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A mysterious global hum is baffling scientists and millions of people around the world.
In fact, 4% of the world’s population, or roughly 308 million people, can hear the mysterious global hum, The Guardian claims. Specifically, 308 million is 4% of the current global population of 7.691 billion. However, nobody including scientists knows what causes the hum.
To clarify, the mysterious global hum is a sound similar to “an endless riff of heavy metal music” or whirring that people hear. Moreover, some people claim to have heard the worldwide hum since the 1960s or 1970s.
City Hears Mysterious Global Hum For Six Years
Strangely, people hear the hum all over the world. For instance, on Alaska’s Chichagof Island, in Sydney, Australia, as well as in London and Cheshire, England.
In addition, the mysterious global hum plagued residents of Windsor, Ontario (across from Detroit) for six years, The Guardian reports. Specifically, Windsor residents describe the hum as part noise and part vibration. Strangely, some Windsor residents compare the hum to the noise the Starship Enterprise makes as it prepares for Warp speed.
“You can’t get away from it,” Windsor resident Mike Provost tells The Guardian. “You go outside to work in your garden, you go outside to enjoy the sun, the noise is there.”
In detail, Windsor residents first heard the hum in 2010 and were still reporting it in 2016. However, Canadian scientists blame the hum on a U.S. Steel plant and other industrial facilities on Zug Island in the Detroit River. To elaborate, the scientists think industrial machines make the hum.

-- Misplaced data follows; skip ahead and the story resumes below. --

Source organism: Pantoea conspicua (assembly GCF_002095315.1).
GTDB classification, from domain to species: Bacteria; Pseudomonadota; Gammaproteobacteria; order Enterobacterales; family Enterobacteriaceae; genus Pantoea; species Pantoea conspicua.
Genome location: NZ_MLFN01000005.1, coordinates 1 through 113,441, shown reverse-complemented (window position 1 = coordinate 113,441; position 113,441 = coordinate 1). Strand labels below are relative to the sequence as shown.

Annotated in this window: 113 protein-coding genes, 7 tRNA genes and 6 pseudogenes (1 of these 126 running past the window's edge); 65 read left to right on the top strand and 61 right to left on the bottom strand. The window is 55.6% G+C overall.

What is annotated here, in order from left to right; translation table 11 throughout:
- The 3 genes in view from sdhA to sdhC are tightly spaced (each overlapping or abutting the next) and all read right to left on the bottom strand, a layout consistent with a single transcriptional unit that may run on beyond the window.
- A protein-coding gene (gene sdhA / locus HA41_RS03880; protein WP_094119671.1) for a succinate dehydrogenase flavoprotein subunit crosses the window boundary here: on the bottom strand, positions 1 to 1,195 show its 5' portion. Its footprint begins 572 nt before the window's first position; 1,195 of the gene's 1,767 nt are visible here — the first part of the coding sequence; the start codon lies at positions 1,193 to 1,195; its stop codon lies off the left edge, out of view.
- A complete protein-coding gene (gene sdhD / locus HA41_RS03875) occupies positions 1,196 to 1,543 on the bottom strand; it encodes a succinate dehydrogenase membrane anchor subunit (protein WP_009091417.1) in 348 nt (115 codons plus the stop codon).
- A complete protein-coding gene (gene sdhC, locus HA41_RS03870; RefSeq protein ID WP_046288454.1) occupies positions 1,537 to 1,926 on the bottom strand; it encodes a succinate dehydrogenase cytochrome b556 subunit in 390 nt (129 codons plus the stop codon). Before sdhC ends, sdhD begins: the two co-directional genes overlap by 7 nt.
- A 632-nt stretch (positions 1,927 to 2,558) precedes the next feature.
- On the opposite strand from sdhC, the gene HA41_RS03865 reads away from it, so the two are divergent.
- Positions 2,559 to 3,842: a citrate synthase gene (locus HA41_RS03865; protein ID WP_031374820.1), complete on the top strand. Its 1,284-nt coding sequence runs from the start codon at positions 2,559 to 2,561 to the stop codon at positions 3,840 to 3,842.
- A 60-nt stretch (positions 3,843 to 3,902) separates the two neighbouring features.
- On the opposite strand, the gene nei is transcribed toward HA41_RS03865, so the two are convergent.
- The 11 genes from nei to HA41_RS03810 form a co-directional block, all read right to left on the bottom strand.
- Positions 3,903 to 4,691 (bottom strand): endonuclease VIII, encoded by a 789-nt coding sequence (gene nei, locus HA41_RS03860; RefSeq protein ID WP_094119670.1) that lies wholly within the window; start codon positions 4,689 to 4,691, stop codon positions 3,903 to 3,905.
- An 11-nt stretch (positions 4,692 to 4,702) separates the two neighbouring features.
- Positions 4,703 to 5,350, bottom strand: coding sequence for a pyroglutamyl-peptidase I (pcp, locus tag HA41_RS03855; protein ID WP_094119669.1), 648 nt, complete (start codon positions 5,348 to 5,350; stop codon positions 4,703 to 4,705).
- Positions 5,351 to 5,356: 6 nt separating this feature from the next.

What Causes The Mysterious Global Hum?
On the other hand, industrial machines are not causing the mysterious global hum in places like Chichagof Island and London.
Presently, explanations for the hum range from tinnitus to lighting, to meteors, to the ocean, to electromagnetic energy, to volcanoes, to stress, to submarines, to noise pollution, to space aliens, The Guardian reports. Nevertheless, there is no hard evidence to verify any of those explanations.
“The bulk of the evidence suggests that the Hum is not an acoustic sound,” geoscientist David Deming says. “This is indicated by the simple fact that most people do not hear it.”
Mysterious Global Hum Baffles Scientists
Significantly, Deming has been investigating the hum since 2004 and found no causes. Notably, Deming‘s research began after hearing the hum himself.
Notwithstanding, Deming believes electromagnetic energy from low-frequency radio signals causes the mysterious global hum. Particularly, navies use such signals to communicate with submarines at sea.
Conversely, the hum got louder when a science teacher named Dr. Glen MacPherson locked himself in a special room designed to block low-frequency radio signals. As a result, MacPherson thinks the hum is neurological.
“This is caused by something internal–some internally generated perception of sound,” MacPherson tells The Guardian. Nonetheless, MacPherson cannot identify the internal cause of the mysterious global hum.
MacPherson is tracking the mysterious global hum at his website: The Hum. In fact, if you hear the hum, MacPherson wants to hear from you to help identify its source.
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Do you have any thoughts on the global hum phenomenon and what may cause it? Let us know in the comments below.